Medical Coding Data Mining: A Must-Have Skill for Coding Professionals

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Original story posted on: November 11, 2019

Data mining skills will be a prerequisite in ICD-11.  

Medical coding has long been identified as the “signature” skill set or area of expertise of the health information management (HIM) profession, but the new signature skill set is quickly becoming data mining – due in large part to changes in the health information technology (HIT) associate degree programs, and in how ICD-11 diagnosis codes will be assigned and managed.

HIT Associate Degree Programs
No later than Sept. 1, 2021, all two-year HIT associate degree-level programs that are accredited by the Commission on Accreditation for Health Informatics and Information Management Education (CAHIM) must elect to teach a:

  • Revenue management (RM) track and/or
  • Data management (DM) track.

In the past, HIT associate degree-level program curricula primarily focused on RM content (i.e., medical coding and reimbursement); however, while conducting surveys and research for their HIM Reimagined initiative, the American Health Information Management Association (AHIMA) found that data management is a much-needed competency for both the future and sustainability of HIM professionals, and for the HIM profession overall.   

So, AHIMA used the results of their HIM Reimagined research to work with CAHIM on revising the curricula competencies for HIT associate degree-level programs – and now these programs must elect to teach an RM and/or DM track. Both tracks are, however, required to include a math statistics course, because math statistics is now considered to be a core competency for all HIT students. Those HIT students who choose the DM track will be required to learn how to manage data within a database system, and as a result, they will learn about data mining, an invaluable tool for data management.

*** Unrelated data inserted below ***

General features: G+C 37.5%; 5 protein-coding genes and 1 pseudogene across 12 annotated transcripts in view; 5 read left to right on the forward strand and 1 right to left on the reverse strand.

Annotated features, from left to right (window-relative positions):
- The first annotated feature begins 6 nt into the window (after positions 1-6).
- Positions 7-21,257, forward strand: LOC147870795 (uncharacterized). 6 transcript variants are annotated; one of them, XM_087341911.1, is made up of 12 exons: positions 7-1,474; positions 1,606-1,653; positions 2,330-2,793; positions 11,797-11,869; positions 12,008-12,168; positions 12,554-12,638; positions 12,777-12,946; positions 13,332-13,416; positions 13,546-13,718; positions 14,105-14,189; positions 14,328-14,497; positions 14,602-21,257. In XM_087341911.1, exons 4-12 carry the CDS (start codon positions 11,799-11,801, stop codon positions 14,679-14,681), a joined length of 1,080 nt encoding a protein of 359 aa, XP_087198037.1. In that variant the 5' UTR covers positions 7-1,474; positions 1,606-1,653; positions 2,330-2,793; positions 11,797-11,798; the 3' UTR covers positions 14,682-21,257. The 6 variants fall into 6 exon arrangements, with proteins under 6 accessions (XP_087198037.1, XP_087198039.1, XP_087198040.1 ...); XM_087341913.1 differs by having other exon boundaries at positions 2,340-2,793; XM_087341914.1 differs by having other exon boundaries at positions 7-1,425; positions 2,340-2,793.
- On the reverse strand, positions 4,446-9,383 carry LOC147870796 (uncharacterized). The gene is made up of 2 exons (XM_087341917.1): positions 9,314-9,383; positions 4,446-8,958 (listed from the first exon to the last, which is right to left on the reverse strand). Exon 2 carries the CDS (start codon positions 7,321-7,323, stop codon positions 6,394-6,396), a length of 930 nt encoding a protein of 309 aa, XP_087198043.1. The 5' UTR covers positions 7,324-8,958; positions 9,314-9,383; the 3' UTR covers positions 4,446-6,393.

ICD-11 Diagnosis Codes
The inclusion of a data management track in HIT associate degree-level programs is appreciated even more when we consider how ICD-11 will forever change the roles and responsibilities of coding professionals.

When ICD-11 is implemented in the United States, “coders will become auditors of computed codes, and guardians of the code data quality,” as was stated during a recent ICD-11 expert roundtable in Washington, D.C.

To be effective and impactful auditors of ICD-11 coding data, coding professionals (e.g., senior coders, coding quality coordinators, coding supervisors, coding managers, coding directors, etc.) will need to utilize data management, specifically, data mining, to determine, for example:

  • If some types of cases should be audited prior to billing (pre-billing);
  • The specific types of cases that must be audited (e.g., complex conditions and procedures, new technology payment groups, etc.); and
  • If the audit results identify opportunities for physician clinical documentation improvement (CDI) and/or coder continuing education/re-training.

Now that you understand why it’s imperative that coding professionals add the data mining tool to their toolkit, let’s define data mining, in the context of medical coding.

Data Mining
Data mining is defined as sorting through data to identify patterns and establish relationships, such as association (when one event is connected to another event), sequence (when one event leads to another later event), classification (discovering new patterns by assigning items in a collection to target categories or classes), clustering (identifying and grouping related facts that were not previously known), forecasting (identifying patterns in data that lead to reasonable predictions).